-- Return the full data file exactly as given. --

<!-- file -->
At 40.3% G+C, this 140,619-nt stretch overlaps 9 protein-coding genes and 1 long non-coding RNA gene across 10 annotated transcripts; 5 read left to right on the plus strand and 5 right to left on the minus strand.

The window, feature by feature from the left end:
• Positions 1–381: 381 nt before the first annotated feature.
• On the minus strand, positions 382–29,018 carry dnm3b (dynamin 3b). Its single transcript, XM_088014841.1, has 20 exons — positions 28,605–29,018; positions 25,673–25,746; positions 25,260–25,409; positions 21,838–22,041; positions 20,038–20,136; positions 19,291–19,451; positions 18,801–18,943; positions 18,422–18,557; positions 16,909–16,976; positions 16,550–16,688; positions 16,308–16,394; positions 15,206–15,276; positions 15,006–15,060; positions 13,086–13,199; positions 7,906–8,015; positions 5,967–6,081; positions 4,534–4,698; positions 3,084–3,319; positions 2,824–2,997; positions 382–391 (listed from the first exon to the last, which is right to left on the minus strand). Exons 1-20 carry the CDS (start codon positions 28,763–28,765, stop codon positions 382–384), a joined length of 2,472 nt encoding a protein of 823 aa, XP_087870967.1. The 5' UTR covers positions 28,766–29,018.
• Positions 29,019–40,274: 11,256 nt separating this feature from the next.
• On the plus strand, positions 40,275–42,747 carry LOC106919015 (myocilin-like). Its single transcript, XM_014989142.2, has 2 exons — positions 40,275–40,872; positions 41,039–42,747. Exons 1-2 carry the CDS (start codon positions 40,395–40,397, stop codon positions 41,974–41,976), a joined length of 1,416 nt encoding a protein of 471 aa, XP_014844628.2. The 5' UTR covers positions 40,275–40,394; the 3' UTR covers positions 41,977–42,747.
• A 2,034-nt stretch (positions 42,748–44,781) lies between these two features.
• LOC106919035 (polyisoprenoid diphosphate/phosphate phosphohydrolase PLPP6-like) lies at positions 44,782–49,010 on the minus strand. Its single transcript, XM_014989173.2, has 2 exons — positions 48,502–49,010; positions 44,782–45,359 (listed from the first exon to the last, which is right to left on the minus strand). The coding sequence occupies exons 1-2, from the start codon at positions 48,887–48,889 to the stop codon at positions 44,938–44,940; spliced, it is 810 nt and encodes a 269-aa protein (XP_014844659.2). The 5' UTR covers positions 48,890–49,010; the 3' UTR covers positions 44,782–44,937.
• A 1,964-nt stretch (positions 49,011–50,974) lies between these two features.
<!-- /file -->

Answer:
At 40.3% G+C, this 140,619-nt stretch overlaps 9 protein-coding genes and 1 long non-coding RNA gene across 10 annotated transcripts; 5 read left to right on the plus strand and 5 right to left on the minus strand.

The window, feature by feature from the left end:
• Positions 1–381: 381 nt before the first annotated feature.
• On the minus strand, positions 382–29,018 carry dnm3b (dynamin 3b). Its single transcript, XM_088014841.1, has 20 exons — positions 28,605–29,018; positions 25,673–25,746; positions 25,260–25,409; positions 21,838–22,041; positions 20,038–20,136; positions 19,291–19,451; positions 18,801–18,943; positions 18,422–18,557; positions 16,909–16,976; positions 16,550–16,688; positions 16,308–16,394; positions 15,206–15,276; positions 15,006–15,060; positions 13,086–13,199; positions 7,906–8,015; positions 5,967–6,081; positions 4,534–4,698; positions 3,084–3,319; positions 2,824–2,997; positions 382–391 (listed from the first exon to the last, which is right to left on the minus strand). Exons 1-20 carry the CDS (start codon positions 28,763–28,765, stop codon positions 382–384), a joined length of 2,472 nt encoding a protein of 823 aa, XP_087870967.1. The 5' UTR covers positions 28,766–29,018.
• Positions 29,019–40,274: 11,256 nt separating this feature from the next.
• On the plus strand, positions 40,275–42,747 carry LOC106919015 (myocilin-like). Its single transcript, XM_014989142.2, has 2 exons — positions 40,275–40,872; positions 41,039–42,747. Exons 1-2 carry the CDS (start codon positions 40,395–40,397, stop codon positions 41,974–41,976), a joined length of 1,416 nt encoding a protein of 471 aa, XP_014844628.2. The 5' UTR covers positions 40,275–40,394; the 3' UTR covers positions 41,977–42,747.
• A 2,034-nt stretch (positions 42,748–44,781) lies between these two features.
• LOC106919035 (polyisoprenoid diphosphate/phosphate phosphohydrolase PLPP6-like) lies at positions 44,782–49,010 on the minus strand. Its single transcript, XM_014989173.2, has 2 exons — positions 48,502–49,010; positions 44,782–45,359 (listed from the first exon to the last, which is right to left on the minus strand). The coding sequence occupies exons 1-2, from the start codon at positions 48,887–48,889 to the stop codon at positions 44,938–44,940; spliced, it is 810 nt and encodes a 269-aa protein (XP_014844659.2). The 5' UTR covers positions 48,890–49,010; the 3' UTR covers positions 44,782–44,937.
• A 1,964-nt stretch (positions 49,011–50,974) lies between these two features.